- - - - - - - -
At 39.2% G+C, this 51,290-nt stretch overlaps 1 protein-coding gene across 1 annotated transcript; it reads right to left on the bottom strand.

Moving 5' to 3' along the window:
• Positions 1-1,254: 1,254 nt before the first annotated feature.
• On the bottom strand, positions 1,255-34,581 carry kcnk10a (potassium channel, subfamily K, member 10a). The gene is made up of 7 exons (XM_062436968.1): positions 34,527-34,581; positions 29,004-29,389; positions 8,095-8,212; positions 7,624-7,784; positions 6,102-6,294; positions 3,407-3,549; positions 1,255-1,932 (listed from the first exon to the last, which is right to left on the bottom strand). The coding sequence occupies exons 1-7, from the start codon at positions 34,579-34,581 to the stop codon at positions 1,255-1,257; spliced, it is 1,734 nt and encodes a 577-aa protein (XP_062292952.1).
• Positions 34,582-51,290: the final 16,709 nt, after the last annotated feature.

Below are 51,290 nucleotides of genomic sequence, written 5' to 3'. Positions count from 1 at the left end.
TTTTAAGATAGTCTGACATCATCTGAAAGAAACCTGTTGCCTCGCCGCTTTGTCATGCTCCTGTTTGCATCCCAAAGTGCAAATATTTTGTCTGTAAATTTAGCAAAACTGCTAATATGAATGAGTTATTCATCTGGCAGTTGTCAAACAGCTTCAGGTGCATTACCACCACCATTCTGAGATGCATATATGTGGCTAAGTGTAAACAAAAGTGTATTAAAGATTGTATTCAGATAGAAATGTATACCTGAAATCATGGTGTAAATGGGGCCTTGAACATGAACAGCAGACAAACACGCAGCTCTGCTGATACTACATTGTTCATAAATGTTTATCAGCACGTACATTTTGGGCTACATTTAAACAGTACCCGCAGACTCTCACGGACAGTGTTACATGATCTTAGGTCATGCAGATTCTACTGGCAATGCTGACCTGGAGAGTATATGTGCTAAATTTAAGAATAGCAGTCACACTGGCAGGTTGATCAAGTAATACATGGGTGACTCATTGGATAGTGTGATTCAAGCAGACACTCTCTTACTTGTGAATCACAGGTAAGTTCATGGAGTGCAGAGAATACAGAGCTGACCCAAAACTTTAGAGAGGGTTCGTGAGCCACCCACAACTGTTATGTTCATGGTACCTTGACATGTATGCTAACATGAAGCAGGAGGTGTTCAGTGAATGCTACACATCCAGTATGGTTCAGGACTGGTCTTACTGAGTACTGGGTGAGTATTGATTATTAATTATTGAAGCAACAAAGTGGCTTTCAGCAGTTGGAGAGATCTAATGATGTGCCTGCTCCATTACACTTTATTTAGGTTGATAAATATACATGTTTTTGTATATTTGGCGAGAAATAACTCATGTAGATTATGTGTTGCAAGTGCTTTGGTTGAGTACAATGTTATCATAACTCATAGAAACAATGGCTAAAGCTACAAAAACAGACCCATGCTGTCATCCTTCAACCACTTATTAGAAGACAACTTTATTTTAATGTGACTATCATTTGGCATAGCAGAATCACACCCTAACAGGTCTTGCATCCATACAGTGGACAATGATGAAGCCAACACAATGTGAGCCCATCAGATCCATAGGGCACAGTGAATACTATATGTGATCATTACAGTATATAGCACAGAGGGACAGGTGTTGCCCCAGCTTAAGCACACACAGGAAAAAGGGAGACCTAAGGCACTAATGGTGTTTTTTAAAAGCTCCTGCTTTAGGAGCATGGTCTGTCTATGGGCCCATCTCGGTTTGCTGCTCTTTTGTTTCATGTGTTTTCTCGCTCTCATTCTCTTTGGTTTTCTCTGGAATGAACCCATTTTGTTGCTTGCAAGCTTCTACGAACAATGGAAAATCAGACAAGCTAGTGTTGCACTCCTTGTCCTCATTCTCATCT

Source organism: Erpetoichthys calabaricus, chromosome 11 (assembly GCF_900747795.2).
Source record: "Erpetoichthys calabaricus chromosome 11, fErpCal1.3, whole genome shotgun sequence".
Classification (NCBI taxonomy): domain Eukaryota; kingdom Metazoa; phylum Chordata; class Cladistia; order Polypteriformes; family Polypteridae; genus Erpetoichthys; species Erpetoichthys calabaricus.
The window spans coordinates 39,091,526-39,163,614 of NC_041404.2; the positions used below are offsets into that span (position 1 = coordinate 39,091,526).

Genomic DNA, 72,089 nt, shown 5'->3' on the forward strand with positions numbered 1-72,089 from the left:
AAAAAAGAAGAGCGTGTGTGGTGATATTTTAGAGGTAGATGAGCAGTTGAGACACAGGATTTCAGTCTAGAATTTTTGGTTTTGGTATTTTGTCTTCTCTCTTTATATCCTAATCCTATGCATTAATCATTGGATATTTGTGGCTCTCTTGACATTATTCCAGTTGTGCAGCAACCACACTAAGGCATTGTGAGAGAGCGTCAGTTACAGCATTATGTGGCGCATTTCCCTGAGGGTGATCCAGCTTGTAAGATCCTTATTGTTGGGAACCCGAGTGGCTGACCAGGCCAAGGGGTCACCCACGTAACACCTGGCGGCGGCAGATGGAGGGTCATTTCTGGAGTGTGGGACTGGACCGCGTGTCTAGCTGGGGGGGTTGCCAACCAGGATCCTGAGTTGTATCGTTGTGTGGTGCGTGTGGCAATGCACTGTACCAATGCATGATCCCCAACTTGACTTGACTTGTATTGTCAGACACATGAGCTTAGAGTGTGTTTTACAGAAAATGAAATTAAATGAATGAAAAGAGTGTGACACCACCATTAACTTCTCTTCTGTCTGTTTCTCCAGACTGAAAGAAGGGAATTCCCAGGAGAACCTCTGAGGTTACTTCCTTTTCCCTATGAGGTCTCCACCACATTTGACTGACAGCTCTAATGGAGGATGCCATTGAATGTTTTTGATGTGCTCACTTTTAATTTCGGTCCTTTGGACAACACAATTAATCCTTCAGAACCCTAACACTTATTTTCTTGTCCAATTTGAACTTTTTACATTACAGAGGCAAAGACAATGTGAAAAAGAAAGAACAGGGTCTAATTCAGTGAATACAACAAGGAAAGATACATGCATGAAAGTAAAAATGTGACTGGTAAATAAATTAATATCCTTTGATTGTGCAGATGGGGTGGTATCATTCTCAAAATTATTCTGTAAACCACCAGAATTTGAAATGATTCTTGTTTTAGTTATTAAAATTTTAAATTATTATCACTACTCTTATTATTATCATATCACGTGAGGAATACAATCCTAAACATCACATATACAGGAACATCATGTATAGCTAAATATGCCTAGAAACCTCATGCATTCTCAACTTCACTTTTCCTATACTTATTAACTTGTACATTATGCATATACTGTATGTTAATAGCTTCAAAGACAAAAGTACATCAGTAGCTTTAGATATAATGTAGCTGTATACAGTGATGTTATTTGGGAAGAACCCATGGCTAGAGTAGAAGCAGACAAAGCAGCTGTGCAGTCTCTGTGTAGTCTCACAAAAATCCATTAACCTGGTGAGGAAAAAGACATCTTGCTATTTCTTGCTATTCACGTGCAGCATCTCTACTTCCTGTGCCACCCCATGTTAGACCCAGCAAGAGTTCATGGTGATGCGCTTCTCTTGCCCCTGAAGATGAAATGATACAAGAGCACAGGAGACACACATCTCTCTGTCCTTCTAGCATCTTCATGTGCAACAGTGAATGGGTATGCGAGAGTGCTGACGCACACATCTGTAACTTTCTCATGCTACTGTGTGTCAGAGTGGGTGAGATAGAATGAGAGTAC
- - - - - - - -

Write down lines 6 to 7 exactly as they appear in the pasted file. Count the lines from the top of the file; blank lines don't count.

Below are 51,290 nucleotides of genomic sequence, written 5' to 3'. Positions count from 1 at the left end.
TTTTAAGATAGTCTGACATCATCTGAAAGAAACCTGTTGCCTCGCCGCTTTGTCATGCTCCTGTTTGCATCCCAAAGTGCAAATATTTTGTCTGTAAATTTAGCAAAACTGCTAATATGAATGAGTTATTCATCTGGCAGTTGTCAAACAGCTTCAGGTGCATTACCACCACCATTCTGAGATGCATATATGTGGCTAAGTGTAAACAAAAGTGTATTAAAGATTGTATTCAGATAGAAATGTATACCTGAAATCATGGTGTAAATGGGGCCTTGAACATGAACAGCAGACAAACACGCAGCTCTGCTGATACTACATTGTTCATAAATGTTTATCAGCACGTACATTTTGGGCTACATTTAAACAGTACCCGCAGACTCTCACGGACAGTGTTACATGATCTTAGGTCATGCAGATTCTACTGGCAATGCTGACCTGGAGAGTATATGTGCTAAATTTAAGAATAGCAGTCACACTGGCAGGTTGATCAAGTAATACATGGGTGACTCATTGGATAGTGTGATTCAAGCAGACACTCTCTTACTTGTGAATCACAGGTAAGTTCATGGAGTGCAGAGAATACAGAGCTGACCCAAAACTTTAGAGAGGGTTCGTGAGCCACCCACAACTGTTATGTTCATGGTACCTTGACATGTATGCTAACATGAAGCAGGAGGTGTTCAGTGAATGCTACACATCCAGTATGGTTCAGGACTGGTCTTACTGAGTACTGGGTGAGTATTGATTATTAATTATTGAAGCAACAAAGTGGCTTTCAGCAGTTGGAGAGATCTAATGATGTGCCTGCTCCATTACACTTTATTTAGGTTGATAAATATACATGTTTTTGTATATTTGGCGAGAAATAACTCATGTAGATTATGTGTTGCAAGTGCTTTGGTTGAGTACAATGTTATCATAACTCATAGAAACAATGGCTAAAGCTACAAAAACAGACCCATGCTGTCATCCTTCAACCACTTATTAGAAGACAACTTTATTTTAATGTGACTATCATTTGGCATAGCAGAATCACACCCTAACAGGTCTTGCATCCATACAGTGGACAATGATGAAGCCAACACAATGTGAGCCCATCAGATCCATAGGGCACAGTGAATACTATATGTGATCATTACAGTATATAGCACAGAGGGACAGGTGTTGCCCCAGCTTAAGCACACACAGGAAAAAGGGAGACCTAAGGCACTAATGGTGTTTTTTAAAAGCTCCTGCTTTAGGAGCATGGTCTGTCTATGGGCCCATCTCGGTTTGCTGCTCTTTTGTTTCATGTGTTTTCTCGCTCTCATTCTCTTTGGTTTTCTCTGGAATGAACCCATTTTGTTGCTTGCAAGCTTCTACGAACAATGGAAAATCAGACAAGCTAGTGTTGCACTCCTTGTCCTCATTCTCATCT